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07 July 2017

Insolvency insights: Recent decisions on liquidator’s litigation funding agreements

Section 477(2B) of the Corporations Act 2001 (Cth) provides that a liquidator must not enter into any sort of agreement that may last longer than three months without first obtaining approval of the Court, of the committee of inspection or by a resolution of the creditors.

Section 477(2B) of the Corporations Act 2001 (Cth) provides that a liquidator must not enter into any sort of agreement that may last longer than three months without first obtaining approval of the Court, of the committee of inspection or by a resolution of the creditors.

Typically, a litigation funding agreement will be caught by this section because it will last more than three months.

The reference to ‘enter into an agreement’ could also catch a novation, and potentially a variation, to an agreement.

Obtaining retrospective approval from the court

In Robinson, in the matter of Reed Constructions Australia Pty Ltd (in liq) [2017] FCA 594 the following took place:

  • A meeting of creditors passed a resolution authorising the liquidator to enter into a litigation funding agreement.
  • The liquidator signed the litigation funding agreement. However, it contained a condition precedent to its operation – court approval to enter into the agreement had to be obtained within one month.
  • After signing the agreement, the liquidator applied to the Court for approval.
  • The relevant issues considered by the Court were:

o     Did the liquidator require court approval before entry into the litigation funding agreement?
o     If so, could and should the Court grant retrospective approval?

The Court observed that, while the creditors had approved the entry into the funding agreement (which could obviate the need for seeking court approval), it was a condition of the funding agreement that it would terminate if court approval was not obtained.

The Court held that section 477(2B) applied and then considered whether it could and should extend the time for obtaining the Court’s approval.

Relevantly, section 1322(4)(d) of the Act provides that a court may extend the time for doing anything required under the Act. Accordingly, the Court had power to grant retrospective approval.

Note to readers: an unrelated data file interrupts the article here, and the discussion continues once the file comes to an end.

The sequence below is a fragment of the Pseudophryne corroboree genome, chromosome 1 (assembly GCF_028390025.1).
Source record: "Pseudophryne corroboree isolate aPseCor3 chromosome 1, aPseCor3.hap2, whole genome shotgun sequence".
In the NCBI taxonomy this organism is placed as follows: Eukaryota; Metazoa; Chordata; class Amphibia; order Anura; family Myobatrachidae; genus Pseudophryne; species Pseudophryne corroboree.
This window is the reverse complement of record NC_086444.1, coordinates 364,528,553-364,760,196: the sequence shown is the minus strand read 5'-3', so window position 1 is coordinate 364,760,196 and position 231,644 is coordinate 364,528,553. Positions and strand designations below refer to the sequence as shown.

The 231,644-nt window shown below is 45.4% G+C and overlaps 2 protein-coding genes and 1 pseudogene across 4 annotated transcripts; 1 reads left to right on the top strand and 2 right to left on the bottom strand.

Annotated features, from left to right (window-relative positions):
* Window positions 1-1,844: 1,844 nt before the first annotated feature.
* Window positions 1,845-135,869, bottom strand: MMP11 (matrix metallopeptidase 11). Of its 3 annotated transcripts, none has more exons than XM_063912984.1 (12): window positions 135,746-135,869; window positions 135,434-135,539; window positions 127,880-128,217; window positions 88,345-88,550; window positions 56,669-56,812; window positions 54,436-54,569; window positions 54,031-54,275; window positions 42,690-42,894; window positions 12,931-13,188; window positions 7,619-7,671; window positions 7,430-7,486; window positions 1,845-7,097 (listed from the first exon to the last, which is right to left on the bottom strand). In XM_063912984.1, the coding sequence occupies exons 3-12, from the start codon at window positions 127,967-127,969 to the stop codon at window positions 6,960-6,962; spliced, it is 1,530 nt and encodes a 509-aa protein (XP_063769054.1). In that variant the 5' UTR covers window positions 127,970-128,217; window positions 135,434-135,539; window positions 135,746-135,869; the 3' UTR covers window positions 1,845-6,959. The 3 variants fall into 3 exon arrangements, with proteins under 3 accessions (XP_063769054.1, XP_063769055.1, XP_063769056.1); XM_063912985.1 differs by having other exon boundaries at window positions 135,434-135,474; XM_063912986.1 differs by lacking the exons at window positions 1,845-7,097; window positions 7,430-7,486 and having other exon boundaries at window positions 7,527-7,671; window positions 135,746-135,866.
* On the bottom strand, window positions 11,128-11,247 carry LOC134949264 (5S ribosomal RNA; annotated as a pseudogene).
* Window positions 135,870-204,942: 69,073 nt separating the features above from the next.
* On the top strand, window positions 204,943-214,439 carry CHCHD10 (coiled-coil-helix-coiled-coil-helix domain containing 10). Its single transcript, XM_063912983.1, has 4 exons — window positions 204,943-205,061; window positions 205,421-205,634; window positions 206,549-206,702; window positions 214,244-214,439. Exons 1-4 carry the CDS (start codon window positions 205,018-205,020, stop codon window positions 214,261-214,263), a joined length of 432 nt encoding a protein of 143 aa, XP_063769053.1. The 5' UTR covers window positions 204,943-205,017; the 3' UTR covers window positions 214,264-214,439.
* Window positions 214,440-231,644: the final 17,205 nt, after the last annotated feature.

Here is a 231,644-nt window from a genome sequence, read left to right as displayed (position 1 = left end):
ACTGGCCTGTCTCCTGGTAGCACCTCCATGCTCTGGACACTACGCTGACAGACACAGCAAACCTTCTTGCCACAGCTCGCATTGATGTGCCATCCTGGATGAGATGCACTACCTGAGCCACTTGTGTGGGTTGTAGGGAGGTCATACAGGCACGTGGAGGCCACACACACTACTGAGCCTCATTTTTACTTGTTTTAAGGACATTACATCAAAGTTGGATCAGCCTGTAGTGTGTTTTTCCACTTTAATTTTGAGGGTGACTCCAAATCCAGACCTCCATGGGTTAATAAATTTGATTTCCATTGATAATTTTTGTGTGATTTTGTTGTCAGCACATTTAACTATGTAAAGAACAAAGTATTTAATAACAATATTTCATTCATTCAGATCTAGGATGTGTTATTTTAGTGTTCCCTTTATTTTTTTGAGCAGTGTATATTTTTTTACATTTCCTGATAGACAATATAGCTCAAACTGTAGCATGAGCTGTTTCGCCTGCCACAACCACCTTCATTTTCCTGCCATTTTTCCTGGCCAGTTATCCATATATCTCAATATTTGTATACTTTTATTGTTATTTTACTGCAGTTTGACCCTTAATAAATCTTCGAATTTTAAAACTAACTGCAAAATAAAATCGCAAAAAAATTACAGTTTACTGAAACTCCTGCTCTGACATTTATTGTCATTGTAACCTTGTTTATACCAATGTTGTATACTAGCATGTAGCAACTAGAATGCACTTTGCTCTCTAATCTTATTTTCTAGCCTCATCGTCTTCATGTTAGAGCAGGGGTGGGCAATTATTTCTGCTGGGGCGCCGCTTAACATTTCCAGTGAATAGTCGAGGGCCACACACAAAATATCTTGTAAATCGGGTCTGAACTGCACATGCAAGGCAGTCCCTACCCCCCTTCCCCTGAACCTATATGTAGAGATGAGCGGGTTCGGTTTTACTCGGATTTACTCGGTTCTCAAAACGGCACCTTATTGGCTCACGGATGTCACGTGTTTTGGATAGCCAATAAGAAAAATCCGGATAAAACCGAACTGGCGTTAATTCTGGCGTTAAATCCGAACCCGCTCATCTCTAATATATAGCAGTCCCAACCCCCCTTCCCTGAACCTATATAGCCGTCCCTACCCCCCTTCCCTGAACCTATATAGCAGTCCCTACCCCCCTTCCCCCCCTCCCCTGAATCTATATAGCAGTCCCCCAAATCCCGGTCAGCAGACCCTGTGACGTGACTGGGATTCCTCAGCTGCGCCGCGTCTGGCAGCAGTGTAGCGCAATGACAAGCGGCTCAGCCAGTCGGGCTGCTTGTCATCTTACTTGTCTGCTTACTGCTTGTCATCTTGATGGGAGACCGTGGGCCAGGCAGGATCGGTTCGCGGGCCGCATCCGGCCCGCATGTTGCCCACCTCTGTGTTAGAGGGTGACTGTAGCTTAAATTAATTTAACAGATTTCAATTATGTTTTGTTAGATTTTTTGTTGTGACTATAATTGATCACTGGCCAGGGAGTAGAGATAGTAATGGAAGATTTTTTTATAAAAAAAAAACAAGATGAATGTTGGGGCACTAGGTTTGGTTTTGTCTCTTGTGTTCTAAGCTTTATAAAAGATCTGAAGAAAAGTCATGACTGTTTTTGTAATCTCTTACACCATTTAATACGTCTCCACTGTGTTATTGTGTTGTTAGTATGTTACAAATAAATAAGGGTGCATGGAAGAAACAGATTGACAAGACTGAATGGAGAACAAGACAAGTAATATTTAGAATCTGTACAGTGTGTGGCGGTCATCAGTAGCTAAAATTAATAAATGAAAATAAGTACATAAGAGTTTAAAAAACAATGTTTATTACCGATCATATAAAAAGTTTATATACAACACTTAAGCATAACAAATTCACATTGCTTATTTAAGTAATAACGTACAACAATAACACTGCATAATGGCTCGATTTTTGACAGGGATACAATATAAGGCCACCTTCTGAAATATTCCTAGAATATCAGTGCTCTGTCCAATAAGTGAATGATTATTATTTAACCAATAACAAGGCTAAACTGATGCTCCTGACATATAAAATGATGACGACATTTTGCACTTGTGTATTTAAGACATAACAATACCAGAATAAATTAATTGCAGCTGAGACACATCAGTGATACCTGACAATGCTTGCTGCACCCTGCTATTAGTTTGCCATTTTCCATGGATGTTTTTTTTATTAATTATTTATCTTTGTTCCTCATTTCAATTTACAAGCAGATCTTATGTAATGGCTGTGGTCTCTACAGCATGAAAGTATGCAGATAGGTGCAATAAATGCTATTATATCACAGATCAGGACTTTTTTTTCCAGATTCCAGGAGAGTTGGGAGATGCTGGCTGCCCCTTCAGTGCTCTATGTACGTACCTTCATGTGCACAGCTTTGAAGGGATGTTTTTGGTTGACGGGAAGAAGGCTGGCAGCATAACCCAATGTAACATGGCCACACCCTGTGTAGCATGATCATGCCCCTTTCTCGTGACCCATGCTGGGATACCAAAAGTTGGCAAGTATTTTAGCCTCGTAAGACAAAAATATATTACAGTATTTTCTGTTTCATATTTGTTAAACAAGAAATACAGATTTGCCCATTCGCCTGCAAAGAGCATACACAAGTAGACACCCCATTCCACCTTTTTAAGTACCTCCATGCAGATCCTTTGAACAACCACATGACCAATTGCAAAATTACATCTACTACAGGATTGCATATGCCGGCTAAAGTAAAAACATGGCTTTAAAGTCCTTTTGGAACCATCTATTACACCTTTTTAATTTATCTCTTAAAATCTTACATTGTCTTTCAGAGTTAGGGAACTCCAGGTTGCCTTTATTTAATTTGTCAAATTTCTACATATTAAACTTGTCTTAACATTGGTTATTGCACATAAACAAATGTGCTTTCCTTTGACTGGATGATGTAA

Factors relevant to the exercise of this discretion, include:

  • whether the liquidator has an honest explanation for failing to seek approval before entering into the agreement, such as a lack of awareness of the requirement to seek court approval or a belief that the litigation would be complete in less than three months;
  • the prospects for success;
  • the extent to which the liquidator has canvassed other funding options;
  • whether approval is in the interests of the creditors;
  • whether creditors have approved entry into the agreement, either informally or by special resolution;
  • whether the agreement and subsequent litigation will be reasonably likely to provide a net benefit to the creditors;
  • whether the litigation funding agreement is on proper and conventional terms;
  • whether there is any evidence of a lack of good faith or prudence on the behalf of the liquidator; and
  • whether it is likely the Court would have granted approval had the application been made in time.

In Robinson, the Court granted retrospective approval taking into account that:

  • the liquidator had thoroughly canvassed other funding options;
  • it was likely that the agreement would enable a net benefit for creditors;
  • the terms of the agreement were conventional; and
  • the creditors had made an informed choice to approve entry into the agreement.

Is a 50% premium to the funder excessive?